“The technology issues facing us today — issues of identity, communication, privacy, regulation — require a humanistic perspective if we are to deal with them adequately. If you actually care about one of those topics — if you want to do something more serious about it than swap idle opinions over dinner — you can. And, I would venture, you must.”
Silicon Valley has become a service economy. That much is asserted in Yiren Lu’s fantastic Times Magazine article, “Silicon Valley’s Youth Problem.” Nobody wants to build routers. They want to build the next Snapchat or Dropbox, get the billion-dollar golden parachute and walk out into the sunset, making it rain on all those stupid history majors they knew in school in the process. The featured startup companies on job aggregator, AngelList, exhibit this same trend — out of 12 companies listed, only three claim to be anything other than social networks or enterprise software solutions.
WhatsApp, acquired by Facebook last month for a staggering $19 billion, seems like a shining example of service-based software that actually changes the world. Since it’s available on low-tech devices across the third-world, WhatsApp has become one of the most popular and effective modes of communication when smartphones are either impossible to come by or prohibitively expensive. “More than half of South African adult cellphone users living in cities and towns are using WhatsApp on their phones,” claims research by World Wide Worx and Fuseware.
You could likewise argue that Twitter has changed the world. By providing a decentralized service for lightning-fast communication across borders and within communities, Twitter helped to mobilize the Arab Spring and continues to fuel revolutionary efforts in the Ukraine and Venezuela.
But can a peer-to-peer messaging system save the world? Will Twitter end world hunger, and will Facebook unite us in everlasting peace? Probably not, but that’s not the point of those services. To me, the scariest thing suggested in Lu and Ricthtel’s articles is that the enterprising and talented youth of Silicon Valley and the rest of America haven’t realized this yet, and think that they’re new social network might actually save the world. They don’t want to go to college, they want to pop out an app that will make them a rockstar and a millionaire at the same time. Of course, the new Gods of Tech are the perfect role-models — David Karp dropped out of high-school to make Tumblr, and now he’s a billionaire. But what people forget about entrepreneurs like Karp or Zuckerberg or Gates is not only their unfathomable intelligence and impeccable timing, but also that their services haven’t saved the world we live in. They’ve only altered it. Facebook makes communication easier, and Tumblr provides a proving ground for young artists. Microsoft revolutionized personal computing, enterprise software and modern business as we know it.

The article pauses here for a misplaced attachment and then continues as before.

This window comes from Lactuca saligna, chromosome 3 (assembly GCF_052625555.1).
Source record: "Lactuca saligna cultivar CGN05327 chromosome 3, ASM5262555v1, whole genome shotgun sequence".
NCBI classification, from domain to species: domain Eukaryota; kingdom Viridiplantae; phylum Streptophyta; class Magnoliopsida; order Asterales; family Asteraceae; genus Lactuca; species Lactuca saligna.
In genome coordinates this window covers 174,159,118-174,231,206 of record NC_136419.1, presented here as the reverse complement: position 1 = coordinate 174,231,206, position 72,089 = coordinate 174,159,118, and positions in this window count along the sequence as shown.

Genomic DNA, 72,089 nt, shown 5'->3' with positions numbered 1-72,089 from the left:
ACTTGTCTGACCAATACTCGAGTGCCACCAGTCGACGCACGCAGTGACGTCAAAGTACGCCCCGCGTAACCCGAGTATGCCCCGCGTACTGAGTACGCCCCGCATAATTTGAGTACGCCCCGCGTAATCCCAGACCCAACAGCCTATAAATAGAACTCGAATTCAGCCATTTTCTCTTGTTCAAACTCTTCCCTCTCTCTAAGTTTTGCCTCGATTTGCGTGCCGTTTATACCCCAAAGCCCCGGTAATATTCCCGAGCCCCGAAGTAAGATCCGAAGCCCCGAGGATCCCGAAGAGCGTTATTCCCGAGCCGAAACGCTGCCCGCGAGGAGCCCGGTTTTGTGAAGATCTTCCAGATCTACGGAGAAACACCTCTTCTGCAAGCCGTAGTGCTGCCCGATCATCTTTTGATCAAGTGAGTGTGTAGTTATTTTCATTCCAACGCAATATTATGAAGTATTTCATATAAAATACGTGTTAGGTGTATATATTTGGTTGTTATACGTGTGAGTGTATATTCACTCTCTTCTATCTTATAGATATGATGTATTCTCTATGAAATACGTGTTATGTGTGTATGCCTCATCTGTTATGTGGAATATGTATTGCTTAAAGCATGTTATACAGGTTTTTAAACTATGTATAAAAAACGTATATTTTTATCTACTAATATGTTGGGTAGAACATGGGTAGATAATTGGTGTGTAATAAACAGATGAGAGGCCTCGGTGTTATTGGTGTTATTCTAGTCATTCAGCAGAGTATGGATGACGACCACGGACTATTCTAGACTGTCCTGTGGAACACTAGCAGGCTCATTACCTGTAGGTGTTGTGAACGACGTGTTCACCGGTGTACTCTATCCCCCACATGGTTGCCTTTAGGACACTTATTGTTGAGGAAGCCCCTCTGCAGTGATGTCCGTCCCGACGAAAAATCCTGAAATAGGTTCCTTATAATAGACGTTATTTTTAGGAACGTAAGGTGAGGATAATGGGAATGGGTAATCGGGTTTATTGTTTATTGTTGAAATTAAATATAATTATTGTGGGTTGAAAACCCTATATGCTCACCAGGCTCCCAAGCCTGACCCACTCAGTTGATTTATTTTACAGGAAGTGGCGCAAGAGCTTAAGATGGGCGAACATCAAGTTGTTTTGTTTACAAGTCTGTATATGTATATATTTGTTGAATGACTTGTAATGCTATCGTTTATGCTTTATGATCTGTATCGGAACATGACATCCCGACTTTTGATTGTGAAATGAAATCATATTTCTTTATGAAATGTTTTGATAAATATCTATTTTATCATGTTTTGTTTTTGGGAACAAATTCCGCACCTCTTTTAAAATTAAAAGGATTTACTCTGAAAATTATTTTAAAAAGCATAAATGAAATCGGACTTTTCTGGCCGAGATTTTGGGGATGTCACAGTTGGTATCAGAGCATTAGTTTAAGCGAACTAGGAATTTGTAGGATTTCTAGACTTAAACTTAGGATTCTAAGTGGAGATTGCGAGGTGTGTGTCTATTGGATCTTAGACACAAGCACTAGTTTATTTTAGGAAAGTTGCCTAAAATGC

But in one hundred years, we won’t just remember Bill Gates for Microsoft. We’ll remember him for the Bill & Melinda Gates Foundation, the largest charity in America by over $20 billion. If we want to build a better future, we shouldn’t try to write it in Objective-C (a programming language). We should direct our enterprising and gifted youth to study computer science, but to keep Damon Horowitz’s advice in mind: the problems of any technology can be understood through the humanities. That being said, we shouldn’t place blame squarely on the kids — it’s also the fault of venture capitalists who won’t fund humanitarian projects, and a startup culture that emphasizes superficial alterations to society instead revolutions to our own understanding of our place within the world.
Widespread, meaningful change will not come through an app made by a college dropout focused solely on payday. It will come from an intensive study of world issues from disparate vantage points, employing both life experience and historical understanding, and systems design fully committed (whether in the form of hardware or software) to not just altering or making more convenient a mode of communication we already engage in, but instead to radically and fundamentally changing the lives of the less fortunate. Internet technologies might change the worlds of people with access to the Internet, but as Bill Gates said in a November interview with the Financial Times, “the world is not flat and PCs are not, in the hierarchy of human needs, in the first five rungs.” The American youth dreams of creating Candy Crush, not curing malaria. There’s something wrong with that.